Reports have come in that multiple students have been harassed into voting for various candidates in this year’s KCLSU elections.
Many students have come forward complaining that they have been intimidated by candidates and their representatives aiming to collect votes.
The KCLSU has been put under pressure by students to launch an investigation into the incidents, with total electoral disqualification a potential consequence of anyone who is found to have committed electoral fraud.
A protest took place this evening at the election announcement event to put more pressure on the KCLSU to launch an investigation, forcing the event to be cancelled after protesters occupied the stage.
Results will now be released entirely online.
An investigation may change the results that are released tonight and may even trigger a re-election.
Electoral fraud can be achieved through any of the following actions according to the KCLSU Election Bye Laws:
“Anti-Social and Intimidating behaviour, or any Anti-Social and Intimidating behaviour, or any violation of KCLSU Safe Space Policy violation of KCLSU Safe Space Policy violation of KCLSU Safe Space Policy
- Attempts by candidate or campaign team to influence or interfere whilst a student is casting their vote
- Campaigning activity that is disruptive to others
- Campaigning activity that uses disorderly, threatening, harassing or offensive behaviour or language; in person, in writing (including electronically) or orally
- Campaigning activity that uses intimidating or discriminatory behaviour or language; in person, in writing (including electronically) or orally
- Campaign activity that may have criminal and / or legal implications”
Georgie Spearing, KCL LGBT+ Society President and Candidate for VP Arts and Sciences, commented on the allegations for Roar: “The allegations don’t surprise me at all: campaigners seem to care more about winning than keeping their integrity.
“We were all given a compulsory briefing where the rules and consequences were explained to us, but sadly the average student doesn’t have this knowledge. This means students are taken advantage of year after year.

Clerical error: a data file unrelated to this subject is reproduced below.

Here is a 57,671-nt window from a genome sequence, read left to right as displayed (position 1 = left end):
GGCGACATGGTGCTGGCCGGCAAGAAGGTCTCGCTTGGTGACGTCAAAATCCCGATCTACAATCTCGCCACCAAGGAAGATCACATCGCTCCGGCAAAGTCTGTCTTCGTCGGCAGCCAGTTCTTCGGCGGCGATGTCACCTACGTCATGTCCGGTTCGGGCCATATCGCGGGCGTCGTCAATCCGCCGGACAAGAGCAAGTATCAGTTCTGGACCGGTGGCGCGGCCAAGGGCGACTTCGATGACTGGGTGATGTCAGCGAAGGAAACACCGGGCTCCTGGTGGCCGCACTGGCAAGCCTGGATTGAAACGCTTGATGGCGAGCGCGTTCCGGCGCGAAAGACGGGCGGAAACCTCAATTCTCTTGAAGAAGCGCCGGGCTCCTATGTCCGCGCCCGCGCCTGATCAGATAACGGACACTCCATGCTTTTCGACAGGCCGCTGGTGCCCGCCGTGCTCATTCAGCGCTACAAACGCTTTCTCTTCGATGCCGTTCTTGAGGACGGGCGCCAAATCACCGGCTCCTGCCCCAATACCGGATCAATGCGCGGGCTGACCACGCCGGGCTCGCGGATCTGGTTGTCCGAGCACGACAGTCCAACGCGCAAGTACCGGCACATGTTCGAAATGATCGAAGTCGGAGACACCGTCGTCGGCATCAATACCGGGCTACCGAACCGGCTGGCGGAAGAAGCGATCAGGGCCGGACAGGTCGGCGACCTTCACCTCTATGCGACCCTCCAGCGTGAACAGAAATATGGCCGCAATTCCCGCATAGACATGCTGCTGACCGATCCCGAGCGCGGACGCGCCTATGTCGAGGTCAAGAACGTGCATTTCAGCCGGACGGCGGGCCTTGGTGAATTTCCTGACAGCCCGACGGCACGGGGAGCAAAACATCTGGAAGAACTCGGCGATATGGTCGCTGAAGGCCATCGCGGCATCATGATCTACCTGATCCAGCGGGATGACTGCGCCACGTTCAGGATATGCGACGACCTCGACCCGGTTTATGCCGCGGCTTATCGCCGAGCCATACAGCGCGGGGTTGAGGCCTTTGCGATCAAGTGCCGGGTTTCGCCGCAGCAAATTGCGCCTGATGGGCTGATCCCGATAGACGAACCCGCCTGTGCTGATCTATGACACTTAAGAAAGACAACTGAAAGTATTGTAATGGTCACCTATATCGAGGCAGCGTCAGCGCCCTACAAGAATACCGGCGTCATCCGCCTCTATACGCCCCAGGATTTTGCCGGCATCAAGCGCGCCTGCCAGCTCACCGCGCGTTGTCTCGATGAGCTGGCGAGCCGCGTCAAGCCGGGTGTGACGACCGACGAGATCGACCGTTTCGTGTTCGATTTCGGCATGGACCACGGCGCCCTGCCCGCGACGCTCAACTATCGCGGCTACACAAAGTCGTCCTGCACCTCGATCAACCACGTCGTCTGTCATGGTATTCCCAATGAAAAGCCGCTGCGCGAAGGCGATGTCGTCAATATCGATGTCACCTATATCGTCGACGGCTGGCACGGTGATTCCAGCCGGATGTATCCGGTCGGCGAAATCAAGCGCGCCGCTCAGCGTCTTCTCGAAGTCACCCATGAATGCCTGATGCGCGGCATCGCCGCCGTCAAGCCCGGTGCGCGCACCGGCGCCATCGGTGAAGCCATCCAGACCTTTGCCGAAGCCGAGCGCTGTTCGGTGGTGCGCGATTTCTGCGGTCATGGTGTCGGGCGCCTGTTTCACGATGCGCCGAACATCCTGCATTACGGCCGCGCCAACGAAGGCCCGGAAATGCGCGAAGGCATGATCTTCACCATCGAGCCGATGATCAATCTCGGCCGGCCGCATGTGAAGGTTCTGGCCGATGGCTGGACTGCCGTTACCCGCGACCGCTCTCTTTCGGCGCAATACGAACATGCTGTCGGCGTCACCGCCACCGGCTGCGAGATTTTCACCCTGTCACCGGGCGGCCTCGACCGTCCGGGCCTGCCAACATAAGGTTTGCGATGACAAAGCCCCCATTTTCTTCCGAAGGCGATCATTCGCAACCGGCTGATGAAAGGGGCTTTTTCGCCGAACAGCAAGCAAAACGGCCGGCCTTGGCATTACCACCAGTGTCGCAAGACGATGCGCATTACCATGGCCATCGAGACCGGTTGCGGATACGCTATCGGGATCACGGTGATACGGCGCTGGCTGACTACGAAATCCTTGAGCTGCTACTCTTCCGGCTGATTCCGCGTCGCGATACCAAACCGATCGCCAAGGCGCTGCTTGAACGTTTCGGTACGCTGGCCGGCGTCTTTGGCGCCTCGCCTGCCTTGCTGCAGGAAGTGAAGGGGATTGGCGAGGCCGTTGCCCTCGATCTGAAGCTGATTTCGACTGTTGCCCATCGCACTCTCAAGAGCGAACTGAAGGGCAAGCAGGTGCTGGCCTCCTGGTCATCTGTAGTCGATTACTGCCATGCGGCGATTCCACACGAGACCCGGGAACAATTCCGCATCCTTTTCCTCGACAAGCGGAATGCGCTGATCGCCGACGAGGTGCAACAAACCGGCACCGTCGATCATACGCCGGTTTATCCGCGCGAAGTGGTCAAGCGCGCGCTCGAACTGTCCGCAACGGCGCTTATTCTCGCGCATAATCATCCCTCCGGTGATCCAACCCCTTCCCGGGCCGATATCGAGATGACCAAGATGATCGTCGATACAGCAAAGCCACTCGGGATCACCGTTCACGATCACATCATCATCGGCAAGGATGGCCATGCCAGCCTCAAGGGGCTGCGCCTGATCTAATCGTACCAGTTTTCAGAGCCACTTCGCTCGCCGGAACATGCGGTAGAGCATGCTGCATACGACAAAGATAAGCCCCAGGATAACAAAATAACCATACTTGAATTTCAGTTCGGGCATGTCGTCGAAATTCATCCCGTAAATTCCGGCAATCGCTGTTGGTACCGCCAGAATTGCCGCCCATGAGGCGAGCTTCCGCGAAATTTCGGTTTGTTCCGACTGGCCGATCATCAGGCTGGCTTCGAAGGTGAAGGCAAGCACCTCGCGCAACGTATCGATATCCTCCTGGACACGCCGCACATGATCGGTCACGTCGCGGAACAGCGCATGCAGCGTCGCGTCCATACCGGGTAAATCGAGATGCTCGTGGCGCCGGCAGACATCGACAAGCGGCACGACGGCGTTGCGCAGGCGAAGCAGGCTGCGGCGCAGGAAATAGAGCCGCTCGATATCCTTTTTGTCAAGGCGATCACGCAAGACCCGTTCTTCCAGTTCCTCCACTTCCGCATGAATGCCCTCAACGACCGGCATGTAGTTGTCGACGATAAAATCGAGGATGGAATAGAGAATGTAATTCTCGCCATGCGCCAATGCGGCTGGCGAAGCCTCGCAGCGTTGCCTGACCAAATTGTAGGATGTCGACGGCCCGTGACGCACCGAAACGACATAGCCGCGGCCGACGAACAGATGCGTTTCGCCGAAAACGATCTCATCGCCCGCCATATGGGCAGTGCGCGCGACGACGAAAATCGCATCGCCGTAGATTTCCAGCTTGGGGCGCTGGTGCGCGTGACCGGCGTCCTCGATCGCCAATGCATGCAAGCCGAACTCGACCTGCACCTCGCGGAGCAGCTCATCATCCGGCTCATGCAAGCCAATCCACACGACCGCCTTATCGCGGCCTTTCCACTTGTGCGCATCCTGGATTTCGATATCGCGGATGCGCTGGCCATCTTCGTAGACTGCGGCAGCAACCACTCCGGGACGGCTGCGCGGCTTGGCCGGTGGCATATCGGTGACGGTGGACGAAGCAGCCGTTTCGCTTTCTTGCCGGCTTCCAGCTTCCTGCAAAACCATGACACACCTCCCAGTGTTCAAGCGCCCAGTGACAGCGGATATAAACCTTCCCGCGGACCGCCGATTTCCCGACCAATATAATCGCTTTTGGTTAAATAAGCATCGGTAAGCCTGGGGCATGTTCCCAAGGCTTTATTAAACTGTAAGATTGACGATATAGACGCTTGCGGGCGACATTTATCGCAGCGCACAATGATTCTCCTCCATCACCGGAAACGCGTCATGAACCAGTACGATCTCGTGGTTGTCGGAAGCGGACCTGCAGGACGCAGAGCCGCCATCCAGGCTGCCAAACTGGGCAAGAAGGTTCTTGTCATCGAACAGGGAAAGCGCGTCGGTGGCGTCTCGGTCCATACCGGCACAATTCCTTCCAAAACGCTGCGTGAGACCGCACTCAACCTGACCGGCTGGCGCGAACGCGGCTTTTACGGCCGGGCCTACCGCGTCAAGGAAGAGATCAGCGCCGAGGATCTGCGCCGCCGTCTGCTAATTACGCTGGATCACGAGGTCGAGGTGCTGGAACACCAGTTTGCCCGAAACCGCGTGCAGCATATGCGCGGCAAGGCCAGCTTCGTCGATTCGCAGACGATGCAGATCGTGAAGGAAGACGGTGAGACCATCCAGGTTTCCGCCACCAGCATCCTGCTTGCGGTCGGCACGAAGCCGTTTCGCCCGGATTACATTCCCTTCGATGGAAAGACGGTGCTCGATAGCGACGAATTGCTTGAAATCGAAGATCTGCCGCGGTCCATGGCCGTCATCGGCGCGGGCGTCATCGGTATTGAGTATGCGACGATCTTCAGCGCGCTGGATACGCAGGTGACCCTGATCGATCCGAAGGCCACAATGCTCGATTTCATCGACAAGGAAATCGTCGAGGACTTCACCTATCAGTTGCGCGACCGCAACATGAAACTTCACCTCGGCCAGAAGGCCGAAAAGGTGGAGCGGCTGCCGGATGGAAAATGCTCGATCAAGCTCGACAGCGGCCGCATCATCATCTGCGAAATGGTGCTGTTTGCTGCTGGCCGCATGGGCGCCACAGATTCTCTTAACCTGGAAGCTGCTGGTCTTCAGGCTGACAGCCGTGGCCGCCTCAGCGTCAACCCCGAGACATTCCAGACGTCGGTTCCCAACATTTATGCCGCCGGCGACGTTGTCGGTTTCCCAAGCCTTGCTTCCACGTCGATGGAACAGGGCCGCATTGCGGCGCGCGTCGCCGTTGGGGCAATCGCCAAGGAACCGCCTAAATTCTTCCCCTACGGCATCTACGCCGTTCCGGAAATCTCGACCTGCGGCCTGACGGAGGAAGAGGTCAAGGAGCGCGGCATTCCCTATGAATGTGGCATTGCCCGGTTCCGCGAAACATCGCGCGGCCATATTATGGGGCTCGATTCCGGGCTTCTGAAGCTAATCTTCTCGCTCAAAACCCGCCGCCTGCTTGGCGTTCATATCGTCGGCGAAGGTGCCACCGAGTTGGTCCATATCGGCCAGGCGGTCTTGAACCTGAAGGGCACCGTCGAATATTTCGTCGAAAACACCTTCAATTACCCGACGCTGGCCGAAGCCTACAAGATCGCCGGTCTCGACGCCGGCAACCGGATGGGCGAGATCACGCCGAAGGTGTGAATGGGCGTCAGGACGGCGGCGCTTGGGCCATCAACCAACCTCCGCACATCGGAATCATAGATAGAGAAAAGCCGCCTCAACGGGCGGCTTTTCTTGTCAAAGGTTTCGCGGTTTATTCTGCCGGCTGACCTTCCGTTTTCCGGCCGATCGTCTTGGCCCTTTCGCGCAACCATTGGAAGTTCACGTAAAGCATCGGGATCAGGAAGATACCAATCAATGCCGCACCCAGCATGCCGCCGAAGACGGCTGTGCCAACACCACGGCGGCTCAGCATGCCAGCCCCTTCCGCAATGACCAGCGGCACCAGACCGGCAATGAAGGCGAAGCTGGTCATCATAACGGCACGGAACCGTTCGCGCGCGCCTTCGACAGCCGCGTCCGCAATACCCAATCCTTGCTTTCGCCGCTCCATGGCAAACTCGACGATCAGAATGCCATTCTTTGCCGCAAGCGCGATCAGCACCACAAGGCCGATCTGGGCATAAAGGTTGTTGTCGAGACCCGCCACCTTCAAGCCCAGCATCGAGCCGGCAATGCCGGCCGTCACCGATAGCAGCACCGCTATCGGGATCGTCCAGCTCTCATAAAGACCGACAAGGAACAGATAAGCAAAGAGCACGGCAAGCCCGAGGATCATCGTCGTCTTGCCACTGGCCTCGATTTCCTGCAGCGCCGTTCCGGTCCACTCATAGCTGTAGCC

“No wonder students are so apathetic towards the SU when the very people asking for their trust are openly manipulating them in such a calculated way.”
Many other candidates have since spoken out about the allegations, with Presidential candidate Carrie Toptan describing the actions as “irresponsible” and “unacceptable” and fellow Presidential candidate Claudia Watts calling them as “horrendous”.
Meg Phillips, a second year English Literature undergraduate, commented for Roar on her own experiences being faced with these types of voting tactics: “Earlier this girl comes up to me with a flyer and asked me to vote for Mohamed. I said I could do this on my own but she was persistent and kept insisting that I “Vote Mo, Vote Mo” over and over again.
“She nearly took my phone off me and was trying to tell me how to vote for him and I had to ask her to let me do what I wanted because she was being persistent and making me uncomfortable.”
Rahma Hussain, the former VP for Activities and Development who is now a 3rd year History undergraduate, also had a similar experience when she was approached “forcefully” by someone “male and running for VP Arts and Sciences”.
Rahma said: “As a former sabbatical officer of KCLSU, allegations of election fraud are not brand new or surprising. The SU has, at least in recent years, been victim to a select number of election candidates who have in essence cheated their way into winning positions.
“These election fraud tactics include intimidating and harassing students to vote, grabbing phones from students and doing the vote for them, and this week I’ve seen candidates forcing students to scan a QR code from their phones and watching them cast their vote.
“Many candidates have chosen to abuse this rule which calls into question their integrity and character. Should students really be represented by those who have cheated their way in?”
A statement has since been released by KCL Intersectional Feminist Society called “Call to Action against THE HARASSMENT OF WOMEN in KCLSU ELECTIONS” which has called on students to voice their concerns regarding the “harassment of women and non-binary students on campus that have been associated with the KCLSU elections”.
The statement says that there has been “widespread concerns about the conduct of numerous candidates in this year’s elections” who have “undermined the principles of democracy” by using “tactics of intimidation”, with women or colour being a specific target.
It calls for the “perpetrators of these reprehensible actions are held accountable and not allowed to represent us based on an election that has been compromised.”
The statement has been signed by many students and notable societies, including LGBT+ Society, KCL It Stops Here Campaign and Sexpression.
A link to the statement can be found here: https://www.facebook.com/kclintfemsoc/posts/1134388173412800
After a year of growing disillusionment and distrust in the KCLSU and it’s ability to conduct a fair and representative democratic process, it remains to be seen whether change in the election culture will actually be implemented and whether those who have broken rules will be disciplined.